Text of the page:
Good morning ... It's Friday. We made it.
Some Affordable Care Act supporters had questioned whether there would be any limit to the Trump administration's efforts to undermine the law. Well, here it is — the administration will enforce the ACA, at least against the most brazen attempts to flout it.
Why it matters: This is bigger than Idaho. It was the first state to try this, but if CMS had signed off, it would not have been the last. In fact, state lawmakers in Iowa voted to advance a similar idea just a few hours before CMS released its verdict on Idaho’s effort.
Administration officials made it clear that they were barring Idaho’s plan not because it would undermine the ACA, but because it’s illegal — and that they want to change that.
How it works: The Department of Health and Human Services, acting on President Trump’s instructions, has already said that consumers can keep bare-bones, short-term health plans for up to a year.
The bottom line: A system in which “short-term plans” last for a year, and can be renewed for multiple years, would put them on the same footing as traditional insurance, and would not be much different from the system Idaho was pursuing.
What’s next: If HHS ultimately decides it has the ability to let people renew short-term plans for multiple years, then the basic structure Idaho attempted could come back pretty quickly. If it needs to get that authority from Congress, that’ll be a lot harder.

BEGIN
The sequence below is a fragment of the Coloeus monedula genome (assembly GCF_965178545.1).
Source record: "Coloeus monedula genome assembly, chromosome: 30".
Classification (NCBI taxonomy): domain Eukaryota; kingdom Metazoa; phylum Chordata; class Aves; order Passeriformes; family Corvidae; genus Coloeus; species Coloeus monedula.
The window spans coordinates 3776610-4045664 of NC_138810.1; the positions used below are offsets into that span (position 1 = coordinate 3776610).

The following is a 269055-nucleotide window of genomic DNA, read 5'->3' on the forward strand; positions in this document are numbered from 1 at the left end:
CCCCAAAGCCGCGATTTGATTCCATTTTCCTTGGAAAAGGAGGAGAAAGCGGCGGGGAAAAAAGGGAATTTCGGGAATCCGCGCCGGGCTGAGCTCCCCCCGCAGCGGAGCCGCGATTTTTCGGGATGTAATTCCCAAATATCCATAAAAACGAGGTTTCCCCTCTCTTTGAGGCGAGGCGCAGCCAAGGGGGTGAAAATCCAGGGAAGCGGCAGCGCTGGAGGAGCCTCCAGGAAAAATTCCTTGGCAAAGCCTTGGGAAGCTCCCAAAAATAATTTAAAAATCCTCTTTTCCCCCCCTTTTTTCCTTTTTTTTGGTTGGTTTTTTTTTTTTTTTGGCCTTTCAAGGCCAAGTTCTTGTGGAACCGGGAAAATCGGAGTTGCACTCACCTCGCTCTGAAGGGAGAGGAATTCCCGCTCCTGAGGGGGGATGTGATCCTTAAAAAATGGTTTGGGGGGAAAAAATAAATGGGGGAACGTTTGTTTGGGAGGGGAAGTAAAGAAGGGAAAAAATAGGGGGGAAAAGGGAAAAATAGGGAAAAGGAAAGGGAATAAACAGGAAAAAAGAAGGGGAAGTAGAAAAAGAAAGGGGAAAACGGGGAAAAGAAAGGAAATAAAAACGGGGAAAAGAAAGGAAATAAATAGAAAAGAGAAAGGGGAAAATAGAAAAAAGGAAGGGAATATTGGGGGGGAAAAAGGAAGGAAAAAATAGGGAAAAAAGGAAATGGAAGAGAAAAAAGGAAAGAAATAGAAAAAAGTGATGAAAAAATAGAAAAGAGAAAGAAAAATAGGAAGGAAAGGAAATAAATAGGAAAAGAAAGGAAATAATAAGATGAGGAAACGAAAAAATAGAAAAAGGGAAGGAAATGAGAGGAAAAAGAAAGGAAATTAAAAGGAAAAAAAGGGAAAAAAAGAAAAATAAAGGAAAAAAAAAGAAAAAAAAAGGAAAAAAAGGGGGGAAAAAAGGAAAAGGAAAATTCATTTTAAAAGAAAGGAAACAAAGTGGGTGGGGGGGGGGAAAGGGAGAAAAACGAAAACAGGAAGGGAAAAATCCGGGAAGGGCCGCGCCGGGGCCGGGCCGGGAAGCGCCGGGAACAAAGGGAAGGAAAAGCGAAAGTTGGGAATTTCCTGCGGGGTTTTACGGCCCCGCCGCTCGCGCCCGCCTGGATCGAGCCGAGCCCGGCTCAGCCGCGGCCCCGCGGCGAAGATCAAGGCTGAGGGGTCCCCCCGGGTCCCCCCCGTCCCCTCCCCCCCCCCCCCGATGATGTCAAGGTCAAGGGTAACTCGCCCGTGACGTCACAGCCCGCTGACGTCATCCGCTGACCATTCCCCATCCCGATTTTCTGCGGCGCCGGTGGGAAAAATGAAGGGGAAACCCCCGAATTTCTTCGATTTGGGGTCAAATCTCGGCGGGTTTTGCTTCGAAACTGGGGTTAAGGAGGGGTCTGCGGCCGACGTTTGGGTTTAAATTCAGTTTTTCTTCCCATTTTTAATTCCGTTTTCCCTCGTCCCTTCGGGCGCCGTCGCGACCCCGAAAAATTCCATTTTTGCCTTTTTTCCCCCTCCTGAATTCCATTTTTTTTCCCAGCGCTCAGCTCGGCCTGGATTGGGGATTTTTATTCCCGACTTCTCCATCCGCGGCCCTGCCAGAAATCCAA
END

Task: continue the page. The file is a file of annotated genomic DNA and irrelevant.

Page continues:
Cigna’s stock price dropped more than 11% Thursday, a clear sign that Wall Street was not impressed with Cigna’s $67 billion deal to take over Express Scripts.
Why the shade? “They’re playing catch-up with their peers,” Height Capital Markets analyst Andrea Harris told Axios’ Bob Herman.
Between the lines: Wall Street thought Cigna was going to buy a big Medicare player like Humana or a Medicaid plan — not a PBM that's losing a major client.
Yes, but: Per Bob, both companies are still large, profitable enterprises that have no problem spending billions merging, in part because tax reform was a massive “shareholder value creation opportunity” event for them.
Goodness gracious, does it also need a shorter name. Anyway...
Executives from Amazon, Berkshire Hathaway and JPMorgan Chase are trying to find a CEO for their new (and still poorly defined) health care entity. According to CNBC's Christina Farr, so far the companies have reached out to three potential candidates — two of whom aren't interested.
Key CNBC quote: "The three companies may disintermediate the middlemen in the drug supply chain, such as the pharmacy benefits managers and drug distributors, or bring in new technology like telemedicine to improve access to primary care for workers across the country."
The liberal-leaning Center on Budget and Policy Priorities is out this morning with a new analysis of all the competing ideas for stabilizing the ACA's insurance markets — including a reminder of the case against funding the law's cost-sharing reduction payments, or CSRs, even in conjunction with a new reinsurance program.
Go deeper: There would likely be more losers than winners if Congress funds CSRs.
What's good? I'm all ears: email@example.com.